It was then time for lunch, so off to the River Antoine Rum Distillery. This privately-owned distillery has changed little since the 1800s, and is the oldest functioning water-propelled distillery in the Caribbean. Local sugar cane, cut by hand using machetes, is placed into a crusher, where the juice from the cane is extracted. The crusher is powered by a giant water wheel. The juice is heated in a series of large pots to drive off the water and concentrate the sugar. It is then held in vats to ferment for about a week, creating alcohol. From there it is placed in large copper vessels that are heated to vaporize the alcohol, which is then cooled and ready to bottle. Most rum you commonly purchase contains about 40% alcohol. The River Antoine rum is about 80% alcohol! It is so strong that you are prohibited from taking it on an airplane as it is highly flammable. It’s a real favourite of the locals because you get essentially twice as much alcohol for the same price as the regular stuff. Personally, I prefer the regular rum because I find it much more flavourful.
Our last stop was the Pearls Airstrip to see the abandoned, Soviet era planes. When the US invaded Grenada in 1983, they used this airstrip to land their troops (see Background below). Its really quite creepy to see the old planes with vines and vegetation covering many of them.
A few weeks later we were fortunate enough to be given a second tour of Grenada with Dan Flynn & Emile Vogler, both academics from Newport, California. Dan has recently retired from working at St. George’s University (one of the best known medical schools in the Caribbean). They have lived on Grenada on and off for a number of years and know the island intimately. We concentrated our efforts on visiting three of the islands forts: Fort George, Fort Frederick and Fort Matthew. Fort George has a stunning, east-facing view of St. George’s, and Fort Frederick has the opposing, west-facing vista.
Dan & Emile sailed extensively in the Caribbean some years ago when their children were teenagers. They subsequently had a boat, “The Hippocampus”, built for them in Asia that is gorgeously appointed and very seaworthy. As you might imagine, Dan and Em are a pretty sharp couple and Benny and I learned a lot from them in a very short time. Thanks for helping us out guys!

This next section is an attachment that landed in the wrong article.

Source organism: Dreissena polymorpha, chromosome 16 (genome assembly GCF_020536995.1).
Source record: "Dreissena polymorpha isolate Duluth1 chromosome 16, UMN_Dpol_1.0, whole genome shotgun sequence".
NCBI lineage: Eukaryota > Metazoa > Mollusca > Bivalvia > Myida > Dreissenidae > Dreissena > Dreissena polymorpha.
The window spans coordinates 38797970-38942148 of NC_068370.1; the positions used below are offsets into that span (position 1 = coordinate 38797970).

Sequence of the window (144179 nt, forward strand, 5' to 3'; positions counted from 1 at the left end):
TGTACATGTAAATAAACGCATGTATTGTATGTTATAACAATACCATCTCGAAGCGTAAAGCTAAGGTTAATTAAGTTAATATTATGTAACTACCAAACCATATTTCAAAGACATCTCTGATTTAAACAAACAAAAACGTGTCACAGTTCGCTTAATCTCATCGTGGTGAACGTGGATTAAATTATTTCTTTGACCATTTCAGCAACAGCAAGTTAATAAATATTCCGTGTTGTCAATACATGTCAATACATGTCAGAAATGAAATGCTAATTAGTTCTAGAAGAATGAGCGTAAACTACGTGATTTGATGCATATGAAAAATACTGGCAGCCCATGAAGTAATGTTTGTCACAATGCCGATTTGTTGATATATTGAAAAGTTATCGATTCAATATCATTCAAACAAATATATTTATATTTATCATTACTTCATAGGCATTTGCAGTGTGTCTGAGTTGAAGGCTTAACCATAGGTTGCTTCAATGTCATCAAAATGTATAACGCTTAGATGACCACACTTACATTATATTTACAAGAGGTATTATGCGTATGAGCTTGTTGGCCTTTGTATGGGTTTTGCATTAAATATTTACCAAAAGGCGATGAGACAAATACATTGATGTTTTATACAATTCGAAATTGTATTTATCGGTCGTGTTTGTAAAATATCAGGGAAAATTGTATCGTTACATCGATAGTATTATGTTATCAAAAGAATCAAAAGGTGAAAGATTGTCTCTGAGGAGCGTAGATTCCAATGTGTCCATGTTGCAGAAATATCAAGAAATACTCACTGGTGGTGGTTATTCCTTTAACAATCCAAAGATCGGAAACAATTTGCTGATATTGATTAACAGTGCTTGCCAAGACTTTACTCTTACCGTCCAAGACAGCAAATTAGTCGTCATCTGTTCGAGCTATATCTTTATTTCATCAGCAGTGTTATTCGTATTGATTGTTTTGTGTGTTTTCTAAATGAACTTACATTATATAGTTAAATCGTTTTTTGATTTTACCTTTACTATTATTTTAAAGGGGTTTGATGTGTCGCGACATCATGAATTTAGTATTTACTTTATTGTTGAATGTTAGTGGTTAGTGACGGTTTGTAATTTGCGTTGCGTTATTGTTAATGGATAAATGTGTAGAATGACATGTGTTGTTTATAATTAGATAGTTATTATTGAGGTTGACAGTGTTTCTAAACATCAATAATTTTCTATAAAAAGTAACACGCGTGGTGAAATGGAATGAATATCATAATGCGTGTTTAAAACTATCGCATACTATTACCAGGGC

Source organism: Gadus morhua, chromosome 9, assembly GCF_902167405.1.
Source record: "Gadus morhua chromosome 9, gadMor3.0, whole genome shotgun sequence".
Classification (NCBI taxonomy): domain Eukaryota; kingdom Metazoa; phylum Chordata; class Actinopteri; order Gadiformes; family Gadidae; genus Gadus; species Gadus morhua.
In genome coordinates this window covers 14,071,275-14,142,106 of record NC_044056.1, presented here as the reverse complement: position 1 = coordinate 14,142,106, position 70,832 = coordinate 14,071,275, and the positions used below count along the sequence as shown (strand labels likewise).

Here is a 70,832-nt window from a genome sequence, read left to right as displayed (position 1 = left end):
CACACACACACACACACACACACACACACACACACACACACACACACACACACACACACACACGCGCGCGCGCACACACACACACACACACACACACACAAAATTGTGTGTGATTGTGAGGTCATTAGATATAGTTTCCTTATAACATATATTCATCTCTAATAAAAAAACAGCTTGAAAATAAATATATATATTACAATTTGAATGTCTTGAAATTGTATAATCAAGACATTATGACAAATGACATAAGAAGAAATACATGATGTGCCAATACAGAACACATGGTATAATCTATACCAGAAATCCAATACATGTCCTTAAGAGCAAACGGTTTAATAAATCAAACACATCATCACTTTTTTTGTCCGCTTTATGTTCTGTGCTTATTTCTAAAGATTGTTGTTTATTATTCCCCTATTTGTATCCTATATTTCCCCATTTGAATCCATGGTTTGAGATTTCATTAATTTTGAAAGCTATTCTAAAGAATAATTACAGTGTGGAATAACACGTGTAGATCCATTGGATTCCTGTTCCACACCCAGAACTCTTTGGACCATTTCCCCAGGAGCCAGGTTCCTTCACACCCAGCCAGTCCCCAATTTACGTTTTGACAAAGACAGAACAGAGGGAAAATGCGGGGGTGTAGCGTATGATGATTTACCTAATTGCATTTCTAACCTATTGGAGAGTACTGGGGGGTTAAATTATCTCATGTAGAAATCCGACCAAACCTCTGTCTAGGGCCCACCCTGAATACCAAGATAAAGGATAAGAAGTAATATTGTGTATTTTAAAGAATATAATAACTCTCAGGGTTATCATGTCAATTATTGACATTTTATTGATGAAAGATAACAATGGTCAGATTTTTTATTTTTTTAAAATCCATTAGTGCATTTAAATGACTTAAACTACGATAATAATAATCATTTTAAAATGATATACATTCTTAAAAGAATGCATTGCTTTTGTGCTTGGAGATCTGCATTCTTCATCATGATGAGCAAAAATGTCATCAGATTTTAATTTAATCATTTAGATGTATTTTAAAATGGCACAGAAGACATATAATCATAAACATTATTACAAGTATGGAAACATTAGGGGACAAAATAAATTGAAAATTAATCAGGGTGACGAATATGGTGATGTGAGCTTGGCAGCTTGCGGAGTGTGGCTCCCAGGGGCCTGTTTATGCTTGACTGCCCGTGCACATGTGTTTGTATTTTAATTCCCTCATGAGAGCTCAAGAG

Grenada is a country made up of three islands: Grenada, Carriacou and Petite Martinique.
Grenada’s first European settlers were French in the mid 1600s. The Island was later captured by the British who established Fort George in 1705. Fort George guarded the main town of St. George’s, with its cannons pointing west, out to sea. The French recaptured the island some time later by landing on the east side of the island and attacking the fort from behind. They then built Fort Frederick up the hill from Fort George with its cannons pointing in the opposite direction, so they wouldn’t be susceptible to the same trick they pulled on the British. Like many other islands, it was finally traded back to the British as part of a treaty.
Grenada was granted independence from Britain in 1974. In March 1979, the Marxist–Leninist New Jewel Movement overthrew the government in a coup d'état and established the People's Revolutionary Government (PRG). The new government aligned itself with Cuba, and by extension, the Soviet Union. On October 25, 1983, the United States invaded Grenada and new elections were held in December 1984.
Grenada experiences very few hurricanes. However, after 49 years of being hurricane-free, it was hit by Hurricane Ivan in 2004 that damaged or destroyed 90% of the island's homes. Grenada (affectionately know as the “Isle of Spice” or the “Spice Island”) was one of the world’s largest producers of nutmeg until Ivan destroyed most of its nutmeg trees. They are now coming back and production is ramping up once again.